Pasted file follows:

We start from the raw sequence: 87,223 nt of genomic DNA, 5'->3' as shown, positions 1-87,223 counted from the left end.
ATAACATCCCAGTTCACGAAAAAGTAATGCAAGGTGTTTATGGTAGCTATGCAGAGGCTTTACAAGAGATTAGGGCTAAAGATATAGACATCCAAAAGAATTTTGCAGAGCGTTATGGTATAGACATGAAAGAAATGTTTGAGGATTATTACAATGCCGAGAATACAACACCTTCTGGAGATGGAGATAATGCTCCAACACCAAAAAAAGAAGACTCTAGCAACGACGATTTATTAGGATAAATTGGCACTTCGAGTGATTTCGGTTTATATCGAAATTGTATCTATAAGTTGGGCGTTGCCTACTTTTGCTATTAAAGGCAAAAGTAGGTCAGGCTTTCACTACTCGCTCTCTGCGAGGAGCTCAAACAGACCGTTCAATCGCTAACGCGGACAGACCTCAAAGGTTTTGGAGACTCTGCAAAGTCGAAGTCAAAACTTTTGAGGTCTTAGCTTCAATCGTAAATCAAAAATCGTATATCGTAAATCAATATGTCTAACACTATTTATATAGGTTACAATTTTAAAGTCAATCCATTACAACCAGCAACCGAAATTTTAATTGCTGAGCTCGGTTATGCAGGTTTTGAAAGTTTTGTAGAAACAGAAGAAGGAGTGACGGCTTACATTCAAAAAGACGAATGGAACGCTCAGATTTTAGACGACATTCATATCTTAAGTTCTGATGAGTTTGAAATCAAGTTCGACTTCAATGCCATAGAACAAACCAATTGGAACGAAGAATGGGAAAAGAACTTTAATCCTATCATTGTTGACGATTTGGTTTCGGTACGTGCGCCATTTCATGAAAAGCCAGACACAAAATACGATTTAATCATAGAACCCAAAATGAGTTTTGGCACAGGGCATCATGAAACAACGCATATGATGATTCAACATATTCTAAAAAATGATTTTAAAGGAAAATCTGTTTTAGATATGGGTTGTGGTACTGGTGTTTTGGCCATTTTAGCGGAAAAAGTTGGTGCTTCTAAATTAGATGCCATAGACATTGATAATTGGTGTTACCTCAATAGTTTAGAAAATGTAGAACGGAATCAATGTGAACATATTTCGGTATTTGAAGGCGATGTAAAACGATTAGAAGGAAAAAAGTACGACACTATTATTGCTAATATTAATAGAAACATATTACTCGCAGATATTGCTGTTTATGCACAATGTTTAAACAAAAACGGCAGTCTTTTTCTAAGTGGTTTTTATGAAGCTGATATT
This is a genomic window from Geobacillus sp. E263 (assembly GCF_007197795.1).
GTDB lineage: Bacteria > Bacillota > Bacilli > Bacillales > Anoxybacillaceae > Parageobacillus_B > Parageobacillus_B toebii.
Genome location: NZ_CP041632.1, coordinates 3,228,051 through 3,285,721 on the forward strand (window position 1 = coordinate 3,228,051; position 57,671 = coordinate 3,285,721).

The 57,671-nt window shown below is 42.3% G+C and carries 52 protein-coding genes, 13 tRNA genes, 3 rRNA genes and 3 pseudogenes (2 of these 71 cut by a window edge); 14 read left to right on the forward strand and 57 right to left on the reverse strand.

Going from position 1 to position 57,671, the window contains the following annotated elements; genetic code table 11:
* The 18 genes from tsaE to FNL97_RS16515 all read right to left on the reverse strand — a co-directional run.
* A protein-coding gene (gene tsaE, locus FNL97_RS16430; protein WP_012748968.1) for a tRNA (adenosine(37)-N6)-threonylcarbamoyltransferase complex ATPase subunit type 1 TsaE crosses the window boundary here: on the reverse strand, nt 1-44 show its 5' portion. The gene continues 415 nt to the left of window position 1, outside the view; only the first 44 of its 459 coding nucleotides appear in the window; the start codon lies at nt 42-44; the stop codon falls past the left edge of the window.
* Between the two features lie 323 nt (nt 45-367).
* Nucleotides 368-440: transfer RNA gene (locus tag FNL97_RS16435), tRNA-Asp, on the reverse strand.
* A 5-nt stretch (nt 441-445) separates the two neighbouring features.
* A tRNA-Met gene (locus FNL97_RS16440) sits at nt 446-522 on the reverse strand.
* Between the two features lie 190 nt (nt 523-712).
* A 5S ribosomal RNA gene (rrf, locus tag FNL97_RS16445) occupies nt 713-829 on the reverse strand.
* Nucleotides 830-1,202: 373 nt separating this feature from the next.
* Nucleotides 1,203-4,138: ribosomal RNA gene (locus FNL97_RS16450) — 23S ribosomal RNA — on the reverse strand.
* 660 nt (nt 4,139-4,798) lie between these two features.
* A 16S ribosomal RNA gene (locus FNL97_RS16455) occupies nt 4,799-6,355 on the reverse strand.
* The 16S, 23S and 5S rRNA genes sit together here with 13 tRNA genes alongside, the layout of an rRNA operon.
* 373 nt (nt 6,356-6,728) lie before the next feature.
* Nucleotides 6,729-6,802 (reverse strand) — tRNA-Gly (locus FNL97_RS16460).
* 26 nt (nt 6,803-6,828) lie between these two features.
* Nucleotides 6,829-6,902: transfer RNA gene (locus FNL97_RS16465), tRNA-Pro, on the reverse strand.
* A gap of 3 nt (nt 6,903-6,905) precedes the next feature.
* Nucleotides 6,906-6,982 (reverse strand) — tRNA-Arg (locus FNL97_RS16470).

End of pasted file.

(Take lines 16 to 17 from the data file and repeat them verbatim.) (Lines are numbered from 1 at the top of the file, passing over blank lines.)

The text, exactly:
* Nucleotides 830-1,202: 373 nt separating this feature from the next.
* Nucleotides 1,203-4,138: ribosomal RNA gene (locus FNL97_RS16450) — 23S ribosomal RNA — on the reverse strand.